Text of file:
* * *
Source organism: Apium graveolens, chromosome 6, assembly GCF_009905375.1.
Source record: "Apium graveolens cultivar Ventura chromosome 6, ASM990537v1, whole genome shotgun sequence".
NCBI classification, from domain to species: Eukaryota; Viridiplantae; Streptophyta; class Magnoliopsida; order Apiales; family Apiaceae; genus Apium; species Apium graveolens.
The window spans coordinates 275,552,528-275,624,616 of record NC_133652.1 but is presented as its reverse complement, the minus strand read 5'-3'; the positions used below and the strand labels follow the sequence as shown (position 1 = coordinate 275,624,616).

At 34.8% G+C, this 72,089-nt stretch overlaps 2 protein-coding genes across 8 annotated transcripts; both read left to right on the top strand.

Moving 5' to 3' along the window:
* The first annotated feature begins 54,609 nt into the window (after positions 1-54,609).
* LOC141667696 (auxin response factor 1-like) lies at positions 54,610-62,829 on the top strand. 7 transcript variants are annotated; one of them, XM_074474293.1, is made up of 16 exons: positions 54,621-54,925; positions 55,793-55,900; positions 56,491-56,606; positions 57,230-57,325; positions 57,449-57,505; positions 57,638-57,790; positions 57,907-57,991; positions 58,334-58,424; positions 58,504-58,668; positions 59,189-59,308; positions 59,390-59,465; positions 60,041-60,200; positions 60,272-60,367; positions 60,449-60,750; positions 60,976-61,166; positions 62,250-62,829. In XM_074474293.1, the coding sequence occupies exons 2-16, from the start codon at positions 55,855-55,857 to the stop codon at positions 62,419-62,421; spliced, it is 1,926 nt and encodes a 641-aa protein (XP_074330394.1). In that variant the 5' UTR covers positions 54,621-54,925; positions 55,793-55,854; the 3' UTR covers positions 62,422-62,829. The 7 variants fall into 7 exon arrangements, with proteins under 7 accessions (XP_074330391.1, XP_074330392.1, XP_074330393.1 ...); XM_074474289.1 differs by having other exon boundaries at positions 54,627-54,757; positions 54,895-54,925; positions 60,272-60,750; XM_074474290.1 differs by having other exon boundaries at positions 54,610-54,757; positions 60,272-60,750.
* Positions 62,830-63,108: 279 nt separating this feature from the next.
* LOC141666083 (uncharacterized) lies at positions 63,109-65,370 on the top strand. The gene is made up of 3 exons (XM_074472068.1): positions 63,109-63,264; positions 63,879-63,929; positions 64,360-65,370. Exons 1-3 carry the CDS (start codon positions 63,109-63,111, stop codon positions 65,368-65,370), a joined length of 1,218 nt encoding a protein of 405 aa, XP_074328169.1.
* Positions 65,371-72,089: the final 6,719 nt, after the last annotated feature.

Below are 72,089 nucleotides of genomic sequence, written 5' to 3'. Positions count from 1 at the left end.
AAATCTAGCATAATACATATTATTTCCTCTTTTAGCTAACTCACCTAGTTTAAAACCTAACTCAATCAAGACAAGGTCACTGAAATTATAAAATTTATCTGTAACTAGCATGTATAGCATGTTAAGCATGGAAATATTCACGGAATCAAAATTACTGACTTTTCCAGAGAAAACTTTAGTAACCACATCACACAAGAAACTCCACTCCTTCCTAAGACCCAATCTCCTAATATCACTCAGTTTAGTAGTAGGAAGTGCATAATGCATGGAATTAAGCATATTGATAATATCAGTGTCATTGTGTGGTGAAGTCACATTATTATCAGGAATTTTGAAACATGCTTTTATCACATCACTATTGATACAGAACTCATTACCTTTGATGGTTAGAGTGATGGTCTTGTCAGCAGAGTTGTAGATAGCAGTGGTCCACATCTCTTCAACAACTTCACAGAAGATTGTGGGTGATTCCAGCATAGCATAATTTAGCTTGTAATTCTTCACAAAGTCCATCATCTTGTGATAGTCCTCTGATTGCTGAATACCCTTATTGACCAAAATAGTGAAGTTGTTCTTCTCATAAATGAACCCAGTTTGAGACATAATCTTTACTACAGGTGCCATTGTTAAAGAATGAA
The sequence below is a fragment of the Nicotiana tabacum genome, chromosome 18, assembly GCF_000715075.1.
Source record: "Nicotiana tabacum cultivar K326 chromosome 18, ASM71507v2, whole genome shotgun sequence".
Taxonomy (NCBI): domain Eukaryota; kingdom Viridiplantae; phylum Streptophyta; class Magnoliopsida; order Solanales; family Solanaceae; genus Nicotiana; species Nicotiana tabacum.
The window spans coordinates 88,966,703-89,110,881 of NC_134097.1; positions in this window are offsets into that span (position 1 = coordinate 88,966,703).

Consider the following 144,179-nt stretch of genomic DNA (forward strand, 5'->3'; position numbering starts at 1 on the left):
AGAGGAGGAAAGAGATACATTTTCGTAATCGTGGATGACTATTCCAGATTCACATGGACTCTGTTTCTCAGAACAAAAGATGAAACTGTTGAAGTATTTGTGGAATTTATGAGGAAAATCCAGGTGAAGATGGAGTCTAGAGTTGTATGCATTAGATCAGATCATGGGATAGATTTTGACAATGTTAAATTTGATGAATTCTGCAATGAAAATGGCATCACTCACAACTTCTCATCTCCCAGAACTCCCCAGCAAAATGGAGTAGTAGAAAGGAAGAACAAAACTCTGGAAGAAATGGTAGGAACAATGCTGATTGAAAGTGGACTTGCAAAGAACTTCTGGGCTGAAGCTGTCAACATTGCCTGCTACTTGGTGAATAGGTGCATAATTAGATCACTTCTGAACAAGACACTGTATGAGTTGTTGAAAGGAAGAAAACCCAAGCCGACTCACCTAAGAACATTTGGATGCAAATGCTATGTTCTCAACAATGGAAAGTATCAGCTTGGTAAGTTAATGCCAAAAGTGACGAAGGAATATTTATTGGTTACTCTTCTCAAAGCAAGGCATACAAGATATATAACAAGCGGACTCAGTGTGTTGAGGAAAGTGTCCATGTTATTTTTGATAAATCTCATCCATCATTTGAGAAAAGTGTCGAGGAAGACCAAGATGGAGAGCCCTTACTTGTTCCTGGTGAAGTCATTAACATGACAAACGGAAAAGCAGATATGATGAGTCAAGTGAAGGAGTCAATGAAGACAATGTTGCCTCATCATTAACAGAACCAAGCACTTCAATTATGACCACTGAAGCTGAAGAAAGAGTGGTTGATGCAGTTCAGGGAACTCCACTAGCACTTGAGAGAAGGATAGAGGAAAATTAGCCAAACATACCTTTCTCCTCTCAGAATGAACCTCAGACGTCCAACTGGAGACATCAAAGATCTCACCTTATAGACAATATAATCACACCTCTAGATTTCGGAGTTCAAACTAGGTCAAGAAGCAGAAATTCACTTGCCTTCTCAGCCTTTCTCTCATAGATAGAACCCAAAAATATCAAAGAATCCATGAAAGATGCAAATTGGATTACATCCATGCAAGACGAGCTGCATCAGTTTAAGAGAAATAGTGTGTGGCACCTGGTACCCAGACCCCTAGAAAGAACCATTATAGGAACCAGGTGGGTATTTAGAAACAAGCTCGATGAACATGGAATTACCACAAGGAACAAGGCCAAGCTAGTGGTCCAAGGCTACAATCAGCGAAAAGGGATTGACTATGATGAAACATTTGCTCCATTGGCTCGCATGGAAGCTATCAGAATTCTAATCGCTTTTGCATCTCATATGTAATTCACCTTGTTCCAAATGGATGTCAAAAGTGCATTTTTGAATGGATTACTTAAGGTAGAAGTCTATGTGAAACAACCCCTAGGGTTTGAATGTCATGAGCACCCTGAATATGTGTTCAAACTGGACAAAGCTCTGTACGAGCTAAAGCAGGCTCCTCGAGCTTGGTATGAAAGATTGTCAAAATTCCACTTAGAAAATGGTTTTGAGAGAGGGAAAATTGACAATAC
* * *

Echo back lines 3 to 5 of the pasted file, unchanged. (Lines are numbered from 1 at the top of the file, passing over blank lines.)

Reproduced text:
NCBI classification, from domain to species: Eukaryota; Viridiplantae; Streptophyta; class Magnoliopsida; order Apiales; family Apiaceae; genus Apium; species Apium graveolens.
The window spans coordinates 275,552,528-275,624,616 of record NC_133652.1 but is presented as its reverse complement, the minus strand read 5'-3'; the positions used below and the strand labels follow the sequence as shown (position 1 = coordinate 275,624,616).

At 34.8% G+C, this 72,089-nt stretch overlaps 2 protein-coding genes across 8 annotated transcripts; both read left to right on the top strand.